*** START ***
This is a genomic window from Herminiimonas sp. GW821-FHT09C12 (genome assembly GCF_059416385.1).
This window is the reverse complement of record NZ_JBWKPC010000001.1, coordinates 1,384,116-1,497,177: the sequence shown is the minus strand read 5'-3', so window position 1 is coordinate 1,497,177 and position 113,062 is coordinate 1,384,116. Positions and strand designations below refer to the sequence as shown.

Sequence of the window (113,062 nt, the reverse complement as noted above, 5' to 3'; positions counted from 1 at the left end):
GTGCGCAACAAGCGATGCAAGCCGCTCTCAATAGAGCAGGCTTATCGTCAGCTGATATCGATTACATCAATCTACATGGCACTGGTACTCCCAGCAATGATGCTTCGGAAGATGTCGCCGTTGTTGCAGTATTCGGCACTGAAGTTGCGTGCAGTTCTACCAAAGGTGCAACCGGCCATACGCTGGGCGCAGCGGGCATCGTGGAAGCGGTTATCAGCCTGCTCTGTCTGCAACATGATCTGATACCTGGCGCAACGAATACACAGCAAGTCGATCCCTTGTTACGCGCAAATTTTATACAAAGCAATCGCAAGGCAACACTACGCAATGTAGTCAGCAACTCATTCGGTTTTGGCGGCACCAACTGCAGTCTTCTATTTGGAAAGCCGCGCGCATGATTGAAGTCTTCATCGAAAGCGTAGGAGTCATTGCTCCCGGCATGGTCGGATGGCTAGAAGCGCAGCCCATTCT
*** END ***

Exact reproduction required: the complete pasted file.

This is a genomic window from Herminiimonas sp. GW821-FHT09C12 (genome assembly GCF_059416385.1).
This window is the reverse complement of record NZ_JBWKPC010000001.1, coordinates 1,384,116-1,497,177: the sequence shown is the minus strand read 5'-3', so window position 1 is coordinate 1,497,177 and position 113,062 is coordinate 1,384,116. Positions and strand designations below refer to the sequence as shown.

Sequence of the window (113,062 nt, the reverse complement as noted above, 5' to 3'; positions counted from 1 at the left end):
GTGCGCAACAAGCGATGCAAGCCGCTCTCAATAGAGCAGGCTTATCGTCAGCTGATATCGATTACATCAATCTACATGGCACTGGTACTCCCAGCAATGATGCTTCGGAAGATGTCGCCGTTGTTGCAGTATTCGGCACTGAAGTTGCGTGCAGTTCTACCAAAGGTGCAACCGGCCATACGCTGGGCGCAGCGGGCATCGTGGAAGCGGTTATCAGCCTGCTCTGTCTGCAACATGATCTGATACCTGGCGCAACGAATACACAGCAAGTCGATCCCTTGTTACGCGCAAATTTTATACAAAGCAATCGCAAGGCAACACTACGCAATGTAGTCAGCAACTCATTCGGTTTTGGCGGCACCAACTGCAGTCTTCTATTTGGAAAGCCGCGCGCATGATTGAAGTCTTCATCGAAAGCGTAGGAGTCATTGCTCCCGGCATGGTCGGATGGCTAGAAGCGCAGCCCATTCT